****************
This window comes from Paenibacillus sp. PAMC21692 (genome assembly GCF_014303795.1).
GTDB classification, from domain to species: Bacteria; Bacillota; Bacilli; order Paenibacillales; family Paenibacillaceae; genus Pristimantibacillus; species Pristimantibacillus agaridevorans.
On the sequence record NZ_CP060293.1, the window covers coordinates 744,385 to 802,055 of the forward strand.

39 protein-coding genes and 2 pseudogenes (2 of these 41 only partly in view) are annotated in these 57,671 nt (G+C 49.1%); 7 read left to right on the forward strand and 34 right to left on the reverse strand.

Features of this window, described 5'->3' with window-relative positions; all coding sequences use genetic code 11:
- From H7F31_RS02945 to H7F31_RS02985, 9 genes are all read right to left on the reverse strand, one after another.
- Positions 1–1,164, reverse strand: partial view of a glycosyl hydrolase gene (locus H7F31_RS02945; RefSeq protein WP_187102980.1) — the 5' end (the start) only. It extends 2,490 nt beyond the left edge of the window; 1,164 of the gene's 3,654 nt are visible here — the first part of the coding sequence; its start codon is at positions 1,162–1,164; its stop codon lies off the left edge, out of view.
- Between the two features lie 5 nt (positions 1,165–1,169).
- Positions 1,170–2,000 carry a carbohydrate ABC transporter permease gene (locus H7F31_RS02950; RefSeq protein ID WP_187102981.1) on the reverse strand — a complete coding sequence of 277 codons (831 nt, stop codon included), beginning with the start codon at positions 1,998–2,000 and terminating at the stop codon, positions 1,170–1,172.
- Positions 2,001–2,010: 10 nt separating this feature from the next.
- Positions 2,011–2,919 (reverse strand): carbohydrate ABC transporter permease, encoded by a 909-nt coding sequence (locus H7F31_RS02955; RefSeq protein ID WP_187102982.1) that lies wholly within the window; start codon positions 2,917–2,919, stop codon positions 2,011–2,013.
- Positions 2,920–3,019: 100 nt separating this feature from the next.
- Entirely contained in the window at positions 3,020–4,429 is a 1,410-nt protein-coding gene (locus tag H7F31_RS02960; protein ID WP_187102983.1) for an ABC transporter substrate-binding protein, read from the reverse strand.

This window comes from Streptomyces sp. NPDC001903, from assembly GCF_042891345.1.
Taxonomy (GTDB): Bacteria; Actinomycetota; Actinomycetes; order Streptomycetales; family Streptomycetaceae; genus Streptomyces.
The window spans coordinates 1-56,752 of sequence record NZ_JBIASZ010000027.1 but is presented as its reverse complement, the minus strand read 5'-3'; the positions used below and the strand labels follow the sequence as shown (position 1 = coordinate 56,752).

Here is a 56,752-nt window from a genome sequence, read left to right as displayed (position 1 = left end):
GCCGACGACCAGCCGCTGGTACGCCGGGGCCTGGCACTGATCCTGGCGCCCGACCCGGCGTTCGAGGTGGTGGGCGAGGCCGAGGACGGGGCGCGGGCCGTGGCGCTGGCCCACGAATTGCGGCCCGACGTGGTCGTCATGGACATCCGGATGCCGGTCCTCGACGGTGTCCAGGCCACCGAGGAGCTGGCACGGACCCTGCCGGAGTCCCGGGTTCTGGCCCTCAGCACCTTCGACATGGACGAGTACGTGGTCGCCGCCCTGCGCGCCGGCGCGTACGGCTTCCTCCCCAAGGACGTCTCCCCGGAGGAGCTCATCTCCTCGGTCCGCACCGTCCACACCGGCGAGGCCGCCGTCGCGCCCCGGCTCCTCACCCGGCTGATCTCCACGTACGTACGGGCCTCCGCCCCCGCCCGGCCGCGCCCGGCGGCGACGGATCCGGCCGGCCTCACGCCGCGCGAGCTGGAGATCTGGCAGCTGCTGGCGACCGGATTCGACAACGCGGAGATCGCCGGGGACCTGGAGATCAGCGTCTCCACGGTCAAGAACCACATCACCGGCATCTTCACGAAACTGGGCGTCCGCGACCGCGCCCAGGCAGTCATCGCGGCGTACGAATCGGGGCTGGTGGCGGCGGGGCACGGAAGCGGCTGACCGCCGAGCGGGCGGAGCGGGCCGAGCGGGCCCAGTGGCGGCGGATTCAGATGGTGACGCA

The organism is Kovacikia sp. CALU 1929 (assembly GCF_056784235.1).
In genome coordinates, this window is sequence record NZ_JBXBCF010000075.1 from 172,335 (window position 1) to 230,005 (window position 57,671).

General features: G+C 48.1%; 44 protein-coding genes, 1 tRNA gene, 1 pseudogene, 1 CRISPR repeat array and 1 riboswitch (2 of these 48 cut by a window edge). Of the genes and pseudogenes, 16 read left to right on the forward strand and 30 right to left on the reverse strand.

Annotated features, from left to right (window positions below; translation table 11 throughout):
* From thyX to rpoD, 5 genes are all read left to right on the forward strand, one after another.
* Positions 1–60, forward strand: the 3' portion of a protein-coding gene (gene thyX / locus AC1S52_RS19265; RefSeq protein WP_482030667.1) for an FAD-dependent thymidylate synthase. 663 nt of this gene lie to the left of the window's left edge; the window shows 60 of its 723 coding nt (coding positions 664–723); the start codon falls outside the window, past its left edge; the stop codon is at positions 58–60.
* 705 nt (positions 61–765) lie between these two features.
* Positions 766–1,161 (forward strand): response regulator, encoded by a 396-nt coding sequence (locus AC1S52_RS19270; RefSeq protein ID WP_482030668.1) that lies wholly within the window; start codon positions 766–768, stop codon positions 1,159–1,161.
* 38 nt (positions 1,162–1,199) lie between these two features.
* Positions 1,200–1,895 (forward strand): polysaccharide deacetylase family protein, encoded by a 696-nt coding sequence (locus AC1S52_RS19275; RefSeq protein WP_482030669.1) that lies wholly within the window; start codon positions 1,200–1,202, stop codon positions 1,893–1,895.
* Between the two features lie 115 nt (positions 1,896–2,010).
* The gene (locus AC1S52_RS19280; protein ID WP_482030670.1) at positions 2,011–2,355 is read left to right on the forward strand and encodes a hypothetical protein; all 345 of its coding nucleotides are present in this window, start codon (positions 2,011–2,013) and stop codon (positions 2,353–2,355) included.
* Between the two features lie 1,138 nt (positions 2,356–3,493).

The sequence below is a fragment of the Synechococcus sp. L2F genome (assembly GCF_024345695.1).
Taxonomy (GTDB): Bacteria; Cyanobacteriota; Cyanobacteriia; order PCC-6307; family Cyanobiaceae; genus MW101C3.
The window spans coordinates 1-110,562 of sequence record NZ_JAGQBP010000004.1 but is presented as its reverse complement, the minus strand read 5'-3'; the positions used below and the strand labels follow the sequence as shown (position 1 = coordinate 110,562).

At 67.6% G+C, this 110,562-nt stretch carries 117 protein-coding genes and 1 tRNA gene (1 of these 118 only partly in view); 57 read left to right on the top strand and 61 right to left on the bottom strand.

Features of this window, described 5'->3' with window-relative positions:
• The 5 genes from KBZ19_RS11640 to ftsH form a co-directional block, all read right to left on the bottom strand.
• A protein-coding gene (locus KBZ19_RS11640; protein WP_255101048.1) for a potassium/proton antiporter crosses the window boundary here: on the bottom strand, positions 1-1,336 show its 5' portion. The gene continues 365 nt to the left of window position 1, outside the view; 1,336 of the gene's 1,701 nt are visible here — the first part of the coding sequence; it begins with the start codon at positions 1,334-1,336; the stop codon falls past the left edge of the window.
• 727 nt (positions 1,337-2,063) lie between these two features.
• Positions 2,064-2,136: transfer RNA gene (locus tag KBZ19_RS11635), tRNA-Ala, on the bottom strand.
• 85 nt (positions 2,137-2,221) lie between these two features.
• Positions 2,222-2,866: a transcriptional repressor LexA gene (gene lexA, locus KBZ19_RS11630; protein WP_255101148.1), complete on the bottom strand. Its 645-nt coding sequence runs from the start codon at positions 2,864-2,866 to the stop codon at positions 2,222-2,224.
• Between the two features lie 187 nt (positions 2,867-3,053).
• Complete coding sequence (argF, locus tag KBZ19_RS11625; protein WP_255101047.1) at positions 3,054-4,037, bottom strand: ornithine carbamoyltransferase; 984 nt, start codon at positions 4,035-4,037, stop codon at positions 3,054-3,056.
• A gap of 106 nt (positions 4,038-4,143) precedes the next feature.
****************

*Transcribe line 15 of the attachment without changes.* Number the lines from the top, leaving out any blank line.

Taxonomy (GTDB): Bacteria; Actinomycetota; Actinomycetes; order Streptomycetales; family Streptomycetaceae; genus Streptomyces.